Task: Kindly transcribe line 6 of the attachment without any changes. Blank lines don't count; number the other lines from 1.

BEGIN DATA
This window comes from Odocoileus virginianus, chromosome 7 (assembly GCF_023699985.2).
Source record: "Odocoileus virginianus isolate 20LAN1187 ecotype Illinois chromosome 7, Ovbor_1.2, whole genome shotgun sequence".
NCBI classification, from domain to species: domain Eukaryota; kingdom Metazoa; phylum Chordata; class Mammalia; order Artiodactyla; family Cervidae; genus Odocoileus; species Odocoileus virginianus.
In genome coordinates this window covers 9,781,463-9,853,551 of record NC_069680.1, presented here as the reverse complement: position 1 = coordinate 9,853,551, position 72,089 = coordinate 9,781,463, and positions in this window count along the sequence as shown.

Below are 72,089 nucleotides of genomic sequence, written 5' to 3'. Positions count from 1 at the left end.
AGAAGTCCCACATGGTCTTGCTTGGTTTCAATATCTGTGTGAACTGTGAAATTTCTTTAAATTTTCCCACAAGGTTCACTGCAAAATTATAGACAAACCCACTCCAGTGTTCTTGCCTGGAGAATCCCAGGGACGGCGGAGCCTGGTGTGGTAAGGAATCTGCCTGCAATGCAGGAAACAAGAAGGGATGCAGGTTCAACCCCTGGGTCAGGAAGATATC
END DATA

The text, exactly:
AGAAGTCCCACATGGTCTTGCTTGGTTTCAATATCTGTGTGAACTGTGAAATTTCTTTAAATTTTCCCACAAGGTTCACTGCAAAATTATAGACAAACCCACTCCAGTGTTCTTGCCTGGAGAATCCCAGGGACGGCGGAGCCTGGTGTGGTAAGGAATCTGCCTGCAATGCAGGAAACAAGAAGGGATGCAGGTTCAACCCCTGGGTCAGGAAGATATC